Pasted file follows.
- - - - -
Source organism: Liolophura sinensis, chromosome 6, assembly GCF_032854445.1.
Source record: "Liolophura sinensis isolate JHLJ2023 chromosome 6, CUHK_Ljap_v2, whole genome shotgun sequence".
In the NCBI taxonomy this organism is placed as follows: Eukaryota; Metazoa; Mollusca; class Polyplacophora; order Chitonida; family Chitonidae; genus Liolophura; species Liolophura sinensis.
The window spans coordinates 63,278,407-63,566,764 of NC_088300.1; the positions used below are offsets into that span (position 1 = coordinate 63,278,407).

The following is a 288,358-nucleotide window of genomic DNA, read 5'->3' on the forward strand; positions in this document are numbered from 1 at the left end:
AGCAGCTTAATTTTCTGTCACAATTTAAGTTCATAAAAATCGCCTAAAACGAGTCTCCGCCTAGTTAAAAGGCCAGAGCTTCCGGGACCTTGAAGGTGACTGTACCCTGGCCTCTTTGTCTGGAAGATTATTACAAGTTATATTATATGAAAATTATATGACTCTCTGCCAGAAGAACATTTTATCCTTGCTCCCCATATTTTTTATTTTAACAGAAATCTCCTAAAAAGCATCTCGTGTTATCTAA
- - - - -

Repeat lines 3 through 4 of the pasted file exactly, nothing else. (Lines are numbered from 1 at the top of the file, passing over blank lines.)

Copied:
In the NCBI taxonomy this organism is placed as follows: Eukaryota; Metazoa; Mollusca; class Polyplacophora; order Chitonida; family Chitonidae; genus Liolophura; species Liolophura sinensis.
The window spans coordinates 63,278,407-63,566,764 of NC_088300.1; the positions used below are offsets into that span (position 1 = coordinate 63,278,407).